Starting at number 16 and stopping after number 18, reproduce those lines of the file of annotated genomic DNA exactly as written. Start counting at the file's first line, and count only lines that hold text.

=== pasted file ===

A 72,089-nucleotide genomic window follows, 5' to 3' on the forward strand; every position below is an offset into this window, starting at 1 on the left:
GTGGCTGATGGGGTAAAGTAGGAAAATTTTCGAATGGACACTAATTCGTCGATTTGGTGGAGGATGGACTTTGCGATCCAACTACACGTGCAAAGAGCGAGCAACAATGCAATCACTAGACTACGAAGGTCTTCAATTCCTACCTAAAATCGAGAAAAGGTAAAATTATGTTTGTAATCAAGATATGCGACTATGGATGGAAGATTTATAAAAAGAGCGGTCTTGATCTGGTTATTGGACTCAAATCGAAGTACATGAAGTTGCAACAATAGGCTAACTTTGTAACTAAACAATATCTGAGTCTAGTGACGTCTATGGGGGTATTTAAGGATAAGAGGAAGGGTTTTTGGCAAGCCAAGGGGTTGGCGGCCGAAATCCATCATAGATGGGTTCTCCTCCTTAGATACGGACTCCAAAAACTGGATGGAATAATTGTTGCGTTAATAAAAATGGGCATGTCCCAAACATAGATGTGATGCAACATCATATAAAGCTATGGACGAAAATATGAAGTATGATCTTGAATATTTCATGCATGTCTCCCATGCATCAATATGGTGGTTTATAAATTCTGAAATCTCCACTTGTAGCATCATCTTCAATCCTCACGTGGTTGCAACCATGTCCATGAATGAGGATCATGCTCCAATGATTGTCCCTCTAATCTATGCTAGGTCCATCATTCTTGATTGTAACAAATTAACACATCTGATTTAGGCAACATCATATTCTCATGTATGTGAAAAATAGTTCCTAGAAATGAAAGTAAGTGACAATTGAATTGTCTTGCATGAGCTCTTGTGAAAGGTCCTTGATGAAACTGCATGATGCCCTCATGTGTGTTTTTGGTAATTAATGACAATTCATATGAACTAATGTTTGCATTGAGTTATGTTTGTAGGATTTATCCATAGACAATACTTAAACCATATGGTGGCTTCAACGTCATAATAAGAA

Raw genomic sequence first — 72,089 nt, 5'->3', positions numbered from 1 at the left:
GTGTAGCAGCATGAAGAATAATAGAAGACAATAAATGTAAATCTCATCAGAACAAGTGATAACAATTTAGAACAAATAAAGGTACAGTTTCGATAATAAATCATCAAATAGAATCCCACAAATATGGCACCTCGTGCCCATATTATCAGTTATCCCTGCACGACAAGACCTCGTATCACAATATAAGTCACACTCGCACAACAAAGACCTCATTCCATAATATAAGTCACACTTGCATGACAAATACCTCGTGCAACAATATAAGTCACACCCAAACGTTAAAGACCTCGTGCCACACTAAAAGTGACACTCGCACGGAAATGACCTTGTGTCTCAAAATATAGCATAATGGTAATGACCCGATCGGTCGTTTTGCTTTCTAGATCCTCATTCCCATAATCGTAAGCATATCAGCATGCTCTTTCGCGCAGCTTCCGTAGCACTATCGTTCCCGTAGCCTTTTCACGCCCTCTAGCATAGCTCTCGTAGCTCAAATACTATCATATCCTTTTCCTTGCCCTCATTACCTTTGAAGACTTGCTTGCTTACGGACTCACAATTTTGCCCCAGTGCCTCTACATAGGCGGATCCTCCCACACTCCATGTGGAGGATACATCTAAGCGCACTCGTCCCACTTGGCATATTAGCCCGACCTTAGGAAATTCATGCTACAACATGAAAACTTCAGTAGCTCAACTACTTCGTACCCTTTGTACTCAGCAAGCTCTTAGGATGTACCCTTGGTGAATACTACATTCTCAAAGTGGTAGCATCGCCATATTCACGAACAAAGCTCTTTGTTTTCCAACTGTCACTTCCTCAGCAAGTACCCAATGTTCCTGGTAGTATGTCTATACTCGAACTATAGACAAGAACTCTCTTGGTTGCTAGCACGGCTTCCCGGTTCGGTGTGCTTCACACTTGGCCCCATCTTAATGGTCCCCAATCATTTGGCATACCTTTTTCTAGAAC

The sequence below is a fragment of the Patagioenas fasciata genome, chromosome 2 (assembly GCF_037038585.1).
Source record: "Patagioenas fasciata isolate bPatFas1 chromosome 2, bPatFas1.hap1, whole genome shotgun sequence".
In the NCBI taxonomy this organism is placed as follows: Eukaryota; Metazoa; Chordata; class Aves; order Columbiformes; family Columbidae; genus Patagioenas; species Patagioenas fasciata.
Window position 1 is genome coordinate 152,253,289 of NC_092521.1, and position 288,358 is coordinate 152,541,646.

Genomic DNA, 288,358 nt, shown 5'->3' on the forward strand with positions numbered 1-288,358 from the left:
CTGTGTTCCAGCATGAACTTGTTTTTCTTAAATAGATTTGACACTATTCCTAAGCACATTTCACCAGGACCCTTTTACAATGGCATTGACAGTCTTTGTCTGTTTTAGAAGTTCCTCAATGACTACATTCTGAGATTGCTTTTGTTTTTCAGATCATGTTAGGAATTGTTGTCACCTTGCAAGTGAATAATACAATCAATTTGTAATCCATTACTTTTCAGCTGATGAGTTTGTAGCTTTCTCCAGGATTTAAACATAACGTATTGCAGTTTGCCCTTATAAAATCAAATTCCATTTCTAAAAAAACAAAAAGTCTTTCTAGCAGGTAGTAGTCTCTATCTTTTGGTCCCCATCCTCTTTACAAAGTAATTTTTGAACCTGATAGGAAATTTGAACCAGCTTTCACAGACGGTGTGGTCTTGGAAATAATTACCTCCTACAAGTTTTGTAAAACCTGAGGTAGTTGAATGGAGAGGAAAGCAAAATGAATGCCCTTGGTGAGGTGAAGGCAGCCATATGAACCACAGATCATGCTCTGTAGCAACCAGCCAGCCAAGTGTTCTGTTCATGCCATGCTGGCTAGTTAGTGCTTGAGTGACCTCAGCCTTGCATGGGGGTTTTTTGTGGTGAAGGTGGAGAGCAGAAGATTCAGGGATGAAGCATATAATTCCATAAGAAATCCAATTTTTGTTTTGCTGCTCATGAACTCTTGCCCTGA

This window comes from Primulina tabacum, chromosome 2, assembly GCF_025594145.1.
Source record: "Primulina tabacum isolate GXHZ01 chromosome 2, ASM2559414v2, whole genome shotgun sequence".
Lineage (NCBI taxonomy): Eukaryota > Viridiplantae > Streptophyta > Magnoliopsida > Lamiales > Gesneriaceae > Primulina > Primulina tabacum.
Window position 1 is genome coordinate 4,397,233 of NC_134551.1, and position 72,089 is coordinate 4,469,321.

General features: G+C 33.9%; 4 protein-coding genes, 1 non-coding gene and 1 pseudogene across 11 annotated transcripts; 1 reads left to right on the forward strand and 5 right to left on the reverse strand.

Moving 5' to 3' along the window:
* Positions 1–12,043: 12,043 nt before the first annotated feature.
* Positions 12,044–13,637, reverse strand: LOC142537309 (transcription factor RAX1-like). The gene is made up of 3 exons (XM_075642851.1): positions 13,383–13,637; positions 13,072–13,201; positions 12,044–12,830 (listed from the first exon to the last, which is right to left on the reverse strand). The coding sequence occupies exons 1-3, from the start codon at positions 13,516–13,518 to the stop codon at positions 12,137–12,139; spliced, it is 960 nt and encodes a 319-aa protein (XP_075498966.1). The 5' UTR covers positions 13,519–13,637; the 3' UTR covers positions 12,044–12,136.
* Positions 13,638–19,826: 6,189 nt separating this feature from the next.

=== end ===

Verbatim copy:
Moving 5' to 3' along the window:
* Positions 1–12,043: 12,043 nt before the first annotated feature.
* Positions 12,044–13,637, reverse strand: LOC142537309 (transcription factor RAX1-like). The gene is made up of 3 exons (XM_075642851.1): positions 13,383–13,637; positions 13,072–13,201; positions 12,044–12,830 (listed from the first exon to the last, which is right to left on the reverse strand). The coding sequence occupies exons 1-3, from the start codon at positions 13,516–13,518 to the stop codon at positions 12,137–12,139; spliced, it is 960 nt and encodes a 319-aa protein (XP_075498966.1). The 5' UTR covers positions 13,519–13,637; the 3' UTR covers positions 12,044–12,136.